Fighting Back. The SC Small Business Chamber of Commerce fought to change BellSouth’s bill this past session so as to provide more protection for small businesses. The bill was amended to limit the possible rate increases on rural small businesses. Also, as a direct result of our efforts, 13 Senators signed a letter requesting that the Legislative Audit Council audit the Universal Service Fund, a $40 million a year telephone tax assessed on every phone line to supposedly subsidize rural telephone service. The Legislative Audit Council has agreed to conduct the review. This past legislative session BellSouth and local rural telephone companies publicly made statements calling into question the need for this tax. Senators making this important request for an audit that could lead to reduced telephone costs for small businesses were Senators Richardson, Elliott, Ford, Gregory, Martin, Mescher, Ryberg, Grooms, Verdin, Knotts, Cromer, Ritchie, and Malloy. Please thank these Senators for their support.
The Small Business Chamber has also sent a letter to the Federal Communications Commission requesting that the agency write new regulations to insure a healthy, competitive local telephone service marketplace to protect small businesses from increased costs. We have also taken the unusual step of sending a letter to Governor Mark Sanford requesting that, in order to protect the interests of small businesses, he veto the telephone deregulation bill passed last month in light of the federal court stripping our PSC’s oversight over access to local phone line. As of today, the Governor has neither signed nor vetoed this legislation. He has until the beginning of the next legislative session to make a decision on this matter.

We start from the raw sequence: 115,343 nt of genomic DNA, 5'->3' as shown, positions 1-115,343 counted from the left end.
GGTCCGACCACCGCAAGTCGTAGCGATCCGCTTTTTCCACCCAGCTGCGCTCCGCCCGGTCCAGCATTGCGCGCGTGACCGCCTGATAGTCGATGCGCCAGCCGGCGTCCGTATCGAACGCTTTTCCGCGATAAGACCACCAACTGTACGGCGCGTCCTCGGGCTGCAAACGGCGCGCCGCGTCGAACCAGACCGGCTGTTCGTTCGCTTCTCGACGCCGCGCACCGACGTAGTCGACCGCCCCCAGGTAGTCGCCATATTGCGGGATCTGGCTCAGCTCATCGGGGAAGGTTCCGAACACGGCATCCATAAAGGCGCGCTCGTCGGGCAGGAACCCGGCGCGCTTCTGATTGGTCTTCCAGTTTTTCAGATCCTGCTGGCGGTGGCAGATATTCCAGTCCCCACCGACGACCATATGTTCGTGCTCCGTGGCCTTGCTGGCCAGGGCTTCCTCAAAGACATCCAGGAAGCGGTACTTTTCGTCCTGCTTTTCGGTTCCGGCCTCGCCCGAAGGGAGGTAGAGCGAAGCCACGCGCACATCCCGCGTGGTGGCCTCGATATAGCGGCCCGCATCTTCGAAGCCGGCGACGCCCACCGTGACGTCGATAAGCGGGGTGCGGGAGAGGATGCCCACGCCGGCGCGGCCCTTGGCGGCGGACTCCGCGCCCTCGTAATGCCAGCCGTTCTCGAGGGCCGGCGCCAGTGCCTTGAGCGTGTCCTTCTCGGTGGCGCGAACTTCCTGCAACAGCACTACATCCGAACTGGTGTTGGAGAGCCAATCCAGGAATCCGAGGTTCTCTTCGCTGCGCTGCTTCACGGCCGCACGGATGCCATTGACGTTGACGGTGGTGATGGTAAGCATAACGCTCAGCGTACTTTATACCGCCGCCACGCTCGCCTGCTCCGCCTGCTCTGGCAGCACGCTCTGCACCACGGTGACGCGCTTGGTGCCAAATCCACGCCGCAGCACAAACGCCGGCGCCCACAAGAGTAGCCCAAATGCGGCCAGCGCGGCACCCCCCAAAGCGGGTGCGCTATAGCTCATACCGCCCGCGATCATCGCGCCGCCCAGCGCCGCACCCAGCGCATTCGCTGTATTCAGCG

SCE&G’s current approved electric rates allow for the company to make over a 12% return on equity. SCE&G’s parent company, SCANA, saw this year’s first quarter profits rise by 20%. SCANA’s, president was paid over $2 million in 2002. All financial signs are that this power monopoly is doing quite well.
But now SCE&G is asking the state’s Public Service Commission for an electric rate increase of 3.3% on small businesses and a 5.66% overall increase. Just last year the power company, which serves 574,000 customers in 24 counties, received an overall rate increase of 5.8% but an 8% increase on small businesses. During that rate hearing the Small Business Chamber vigorously and successfully contested SCE&G’s original request of a 14% rate hike on small businesses. While the newly proposed rate increase on small businesses is much smaller this time, if approved it would still result in electricity rates for small businesses served by SCE&G going up over 11% in less than two years.